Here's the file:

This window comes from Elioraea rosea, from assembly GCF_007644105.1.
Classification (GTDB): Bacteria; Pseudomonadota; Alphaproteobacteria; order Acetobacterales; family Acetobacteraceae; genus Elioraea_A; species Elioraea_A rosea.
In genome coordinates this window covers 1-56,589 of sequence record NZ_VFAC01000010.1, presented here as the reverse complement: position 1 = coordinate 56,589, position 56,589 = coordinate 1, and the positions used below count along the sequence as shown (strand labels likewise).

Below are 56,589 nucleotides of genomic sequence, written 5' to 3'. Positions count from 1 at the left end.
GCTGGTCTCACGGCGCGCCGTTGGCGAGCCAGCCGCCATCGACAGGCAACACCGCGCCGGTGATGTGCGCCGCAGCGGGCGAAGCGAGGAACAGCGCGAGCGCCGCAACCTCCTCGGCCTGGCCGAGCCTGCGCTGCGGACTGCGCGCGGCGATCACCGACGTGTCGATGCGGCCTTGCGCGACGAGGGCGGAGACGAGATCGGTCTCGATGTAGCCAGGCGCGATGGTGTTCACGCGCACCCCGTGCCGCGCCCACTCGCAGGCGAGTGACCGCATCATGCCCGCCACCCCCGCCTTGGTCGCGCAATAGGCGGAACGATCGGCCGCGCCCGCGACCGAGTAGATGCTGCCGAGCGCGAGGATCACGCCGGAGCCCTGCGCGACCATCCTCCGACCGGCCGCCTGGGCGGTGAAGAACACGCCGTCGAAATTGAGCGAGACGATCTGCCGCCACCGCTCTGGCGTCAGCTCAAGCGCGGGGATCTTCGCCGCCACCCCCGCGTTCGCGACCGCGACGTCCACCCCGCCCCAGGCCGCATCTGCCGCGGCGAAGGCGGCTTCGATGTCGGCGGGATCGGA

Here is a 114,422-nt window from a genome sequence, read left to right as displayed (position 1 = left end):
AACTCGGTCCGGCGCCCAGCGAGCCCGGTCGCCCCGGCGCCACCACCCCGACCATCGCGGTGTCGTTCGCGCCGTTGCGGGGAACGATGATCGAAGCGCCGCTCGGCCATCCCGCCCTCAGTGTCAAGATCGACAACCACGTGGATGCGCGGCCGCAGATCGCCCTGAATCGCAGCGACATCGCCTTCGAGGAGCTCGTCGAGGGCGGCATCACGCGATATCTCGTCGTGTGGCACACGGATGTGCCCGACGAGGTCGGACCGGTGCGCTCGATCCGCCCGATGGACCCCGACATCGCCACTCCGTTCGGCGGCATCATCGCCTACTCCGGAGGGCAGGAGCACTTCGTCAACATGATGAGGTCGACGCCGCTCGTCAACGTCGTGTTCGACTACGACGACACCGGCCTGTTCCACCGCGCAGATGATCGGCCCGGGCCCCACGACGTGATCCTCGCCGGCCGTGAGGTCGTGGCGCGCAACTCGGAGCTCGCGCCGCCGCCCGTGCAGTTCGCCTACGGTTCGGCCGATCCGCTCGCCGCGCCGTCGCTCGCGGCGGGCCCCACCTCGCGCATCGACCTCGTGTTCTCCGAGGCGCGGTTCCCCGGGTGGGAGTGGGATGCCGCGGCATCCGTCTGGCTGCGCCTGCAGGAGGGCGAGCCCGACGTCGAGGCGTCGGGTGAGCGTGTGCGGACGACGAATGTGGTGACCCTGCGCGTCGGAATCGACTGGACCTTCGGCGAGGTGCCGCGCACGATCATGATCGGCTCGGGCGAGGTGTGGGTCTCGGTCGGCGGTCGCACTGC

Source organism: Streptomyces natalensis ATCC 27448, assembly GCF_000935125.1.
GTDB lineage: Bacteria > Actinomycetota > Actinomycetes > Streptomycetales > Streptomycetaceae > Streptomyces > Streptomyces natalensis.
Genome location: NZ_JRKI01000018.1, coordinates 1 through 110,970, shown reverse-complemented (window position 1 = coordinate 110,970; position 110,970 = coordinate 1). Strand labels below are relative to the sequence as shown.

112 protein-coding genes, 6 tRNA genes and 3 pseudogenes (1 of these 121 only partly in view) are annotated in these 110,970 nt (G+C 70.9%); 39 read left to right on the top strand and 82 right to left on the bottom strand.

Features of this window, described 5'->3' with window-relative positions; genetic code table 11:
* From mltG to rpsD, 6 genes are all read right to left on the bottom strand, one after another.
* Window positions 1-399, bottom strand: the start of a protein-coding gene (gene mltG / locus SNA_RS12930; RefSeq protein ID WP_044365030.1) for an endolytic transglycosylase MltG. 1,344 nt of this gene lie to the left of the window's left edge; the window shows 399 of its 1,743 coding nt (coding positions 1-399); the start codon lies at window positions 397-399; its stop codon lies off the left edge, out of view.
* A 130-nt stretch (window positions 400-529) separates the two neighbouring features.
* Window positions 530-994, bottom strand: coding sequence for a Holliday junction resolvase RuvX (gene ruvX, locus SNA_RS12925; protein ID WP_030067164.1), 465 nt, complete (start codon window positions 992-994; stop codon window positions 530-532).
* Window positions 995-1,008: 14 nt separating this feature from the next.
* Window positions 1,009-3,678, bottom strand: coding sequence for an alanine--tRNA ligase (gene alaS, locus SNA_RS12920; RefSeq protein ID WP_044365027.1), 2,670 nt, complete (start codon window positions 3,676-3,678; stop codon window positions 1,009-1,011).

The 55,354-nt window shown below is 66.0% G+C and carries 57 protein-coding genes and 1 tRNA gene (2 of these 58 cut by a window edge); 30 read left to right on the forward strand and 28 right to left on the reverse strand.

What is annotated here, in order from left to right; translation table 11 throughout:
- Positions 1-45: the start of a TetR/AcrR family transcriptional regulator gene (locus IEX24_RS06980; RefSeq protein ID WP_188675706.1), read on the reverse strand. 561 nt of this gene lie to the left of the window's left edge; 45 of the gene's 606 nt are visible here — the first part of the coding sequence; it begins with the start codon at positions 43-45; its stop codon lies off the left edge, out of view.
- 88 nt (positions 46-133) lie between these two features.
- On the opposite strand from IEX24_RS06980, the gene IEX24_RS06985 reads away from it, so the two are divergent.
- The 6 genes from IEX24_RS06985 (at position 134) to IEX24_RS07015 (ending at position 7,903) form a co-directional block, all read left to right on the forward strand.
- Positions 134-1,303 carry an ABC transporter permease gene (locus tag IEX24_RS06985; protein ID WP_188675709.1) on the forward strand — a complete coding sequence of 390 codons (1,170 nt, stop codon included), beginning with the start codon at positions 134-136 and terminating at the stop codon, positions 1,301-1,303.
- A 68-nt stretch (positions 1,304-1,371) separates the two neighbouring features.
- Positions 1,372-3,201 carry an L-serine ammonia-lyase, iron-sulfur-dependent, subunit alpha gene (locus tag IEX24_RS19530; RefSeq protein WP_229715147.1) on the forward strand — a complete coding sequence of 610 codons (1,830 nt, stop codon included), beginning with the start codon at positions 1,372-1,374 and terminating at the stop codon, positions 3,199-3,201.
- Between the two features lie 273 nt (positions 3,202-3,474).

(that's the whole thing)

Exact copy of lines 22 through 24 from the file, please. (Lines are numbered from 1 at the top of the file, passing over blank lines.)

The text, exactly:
- 88 nt (positions 46-133) lie between these two features.
- On the opposite strand from IEX24_RS06980, the gene IEX24_RS06985 reads away from it, so the two are divergent.
- The 6 genes from IEX24_RS06985 (at position 134) to IEX24_RS07015 (ending at position 7,903) form a co-directional block, all read left to right on the forward strand.